"Not that I can think of. I’m sure there are some, but my mind doesn’t go there. When you look at life retrospectively you rarely regret anything that you did, but you might regret things that you didn’t do."

From an interview with The Talks


"I'm Irish. I think about death all the time. Back in the days when I thought of myself as a serious academic writer, I used to think that the only real theme was a fear of death, and that all the other themes were just that same fear, translated into fear of closeness, fear of loneliness, fear of dissolving values. Then I heard old John Huston talking about death. Somebody was quizzing him about the subject, you know, and here he is with the open-heart surgery a few years ago, and the emphysema, but he's bounced back fit as a fiddle, and he's talking about theories of death, and the other fella says, 'Well, great, John, that's great ... but how am I supposed to feel about it when you pass on?' And John says, 'Just treat it as your own.' As for me, I like that line I wrote that, we used in The Border, where I said, 'I just want to do something good before I die.' Isn't that what we all want?"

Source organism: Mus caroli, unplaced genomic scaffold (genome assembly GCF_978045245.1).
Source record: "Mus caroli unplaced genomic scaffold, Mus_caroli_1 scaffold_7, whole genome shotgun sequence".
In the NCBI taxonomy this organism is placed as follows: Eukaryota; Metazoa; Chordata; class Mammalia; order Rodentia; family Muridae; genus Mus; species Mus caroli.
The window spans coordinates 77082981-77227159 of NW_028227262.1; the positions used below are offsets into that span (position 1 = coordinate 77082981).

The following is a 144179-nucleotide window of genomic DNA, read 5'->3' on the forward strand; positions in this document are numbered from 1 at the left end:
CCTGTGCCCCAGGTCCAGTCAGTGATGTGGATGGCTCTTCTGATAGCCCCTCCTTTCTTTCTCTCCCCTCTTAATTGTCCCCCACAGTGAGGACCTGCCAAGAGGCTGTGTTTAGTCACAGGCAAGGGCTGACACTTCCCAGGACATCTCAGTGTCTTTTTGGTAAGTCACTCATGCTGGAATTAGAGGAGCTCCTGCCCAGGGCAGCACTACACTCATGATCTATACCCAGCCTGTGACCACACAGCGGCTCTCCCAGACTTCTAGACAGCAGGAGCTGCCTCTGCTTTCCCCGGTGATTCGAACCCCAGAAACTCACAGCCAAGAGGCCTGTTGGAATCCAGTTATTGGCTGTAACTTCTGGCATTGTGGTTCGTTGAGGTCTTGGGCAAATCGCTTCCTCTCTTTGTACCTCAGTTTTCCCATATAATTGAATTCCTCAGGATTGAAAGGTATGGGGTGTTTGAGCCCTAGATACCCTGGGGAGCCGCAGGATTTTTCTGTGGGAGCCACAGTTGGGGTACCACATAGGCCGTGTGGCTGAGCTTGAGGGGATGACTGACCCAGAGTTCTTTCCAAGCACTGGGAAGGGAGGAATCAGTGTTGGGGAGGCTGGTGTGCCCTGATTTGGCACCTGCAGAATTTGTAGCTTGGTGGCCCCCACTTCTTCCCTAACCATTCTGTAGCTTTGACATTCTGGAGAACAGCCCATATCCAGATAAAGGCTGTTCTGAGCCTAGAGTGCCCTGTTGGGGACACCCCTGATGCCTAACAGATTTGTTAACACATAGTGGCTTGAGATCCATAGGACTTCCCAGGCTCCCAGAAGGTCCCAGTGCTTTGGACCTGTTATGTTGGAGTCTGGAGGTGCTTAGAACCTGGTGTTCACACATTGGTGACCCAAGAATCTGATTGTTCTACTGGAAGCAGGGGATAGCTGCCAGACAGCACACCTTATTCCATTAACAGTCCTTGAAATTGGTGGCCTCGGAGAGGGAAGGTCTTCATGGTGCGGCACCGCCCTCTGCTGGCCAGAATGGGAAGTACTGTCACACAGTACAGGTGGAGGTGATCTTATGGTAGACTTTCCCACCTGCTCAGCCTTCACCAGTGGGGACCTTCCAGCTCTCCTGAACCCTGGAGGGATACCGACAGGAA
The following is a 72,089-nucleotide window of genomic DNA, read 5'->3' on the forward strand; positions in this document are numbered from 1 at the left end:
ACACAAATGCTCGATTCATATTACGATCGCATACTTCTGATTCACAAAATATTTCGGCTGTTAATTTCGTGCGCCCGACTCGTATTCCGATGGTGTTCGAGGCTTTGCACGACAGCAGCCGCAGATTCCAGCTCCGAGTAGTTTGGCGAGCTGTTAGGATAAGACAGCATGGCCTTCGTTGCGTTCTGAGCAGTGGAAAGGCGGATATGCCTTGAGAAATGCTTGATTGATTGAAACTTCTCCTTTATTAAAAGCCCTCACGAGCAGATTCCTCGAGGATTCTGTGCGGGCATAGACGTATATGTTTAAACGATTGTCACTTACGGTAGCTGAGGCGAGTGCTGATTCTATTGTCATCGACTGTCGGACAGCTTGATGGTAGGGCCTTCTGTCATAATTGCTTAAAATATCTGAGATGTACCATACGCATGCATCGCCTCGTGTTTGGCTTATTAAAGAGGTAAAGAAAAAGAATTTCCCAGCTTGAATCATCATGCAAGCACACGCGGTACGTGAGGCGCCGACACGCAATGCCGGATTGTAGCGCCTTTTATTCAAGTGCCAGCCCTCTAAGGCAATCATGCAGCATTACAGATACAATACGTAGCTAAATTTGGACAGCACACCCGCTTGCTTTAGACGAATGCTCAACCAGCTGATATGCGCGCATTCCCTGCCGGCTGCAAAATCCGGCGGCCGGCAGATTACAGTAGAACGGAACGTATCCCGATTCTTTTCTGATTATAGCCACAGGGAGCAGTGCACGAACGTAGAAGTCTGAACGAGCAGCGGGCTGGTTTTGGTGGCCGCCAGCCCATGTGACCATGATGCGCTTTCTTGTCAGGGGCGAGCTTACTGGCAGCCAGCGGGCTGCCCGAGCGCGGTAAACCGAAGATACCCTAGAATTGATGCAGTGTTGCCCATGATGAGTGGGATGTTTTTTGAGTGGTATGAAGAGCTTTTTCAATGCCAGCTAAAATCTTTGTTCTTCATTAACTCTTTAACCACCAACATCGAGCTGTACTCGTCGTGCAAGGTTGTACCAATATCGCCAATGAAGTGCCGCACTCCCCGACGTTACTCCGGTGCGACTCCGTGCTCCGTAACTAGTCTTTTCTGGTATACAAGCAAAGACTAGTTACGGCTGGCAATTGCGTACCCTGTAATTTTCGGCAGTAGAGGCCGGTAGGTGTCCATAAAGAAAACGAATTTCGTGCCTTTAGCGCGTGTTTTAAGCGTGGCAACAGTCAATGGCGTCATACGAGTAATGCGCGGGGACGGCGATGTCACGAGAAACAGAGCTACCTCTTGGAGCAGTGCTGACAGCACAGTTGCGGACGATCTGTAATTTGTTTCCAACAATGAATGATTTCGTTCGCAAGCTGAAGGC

From an interview with Roger Ebert


''There's a period of time just before you start a movie when you start thinking, I don't know what in the world I'm going to do. It's free-floating anxiety. In my case, though, this is over by lunch the first day of shooting.''

From an interview with The New York Times


"Almost anyone can give a good representative performance when you're unknown. It's just easier. The real pro game of acting is after you're known—to 'un-Jack' that character, in my case, and get the audience to reinvest in a new and specific, fictional person."

From an interview with The Age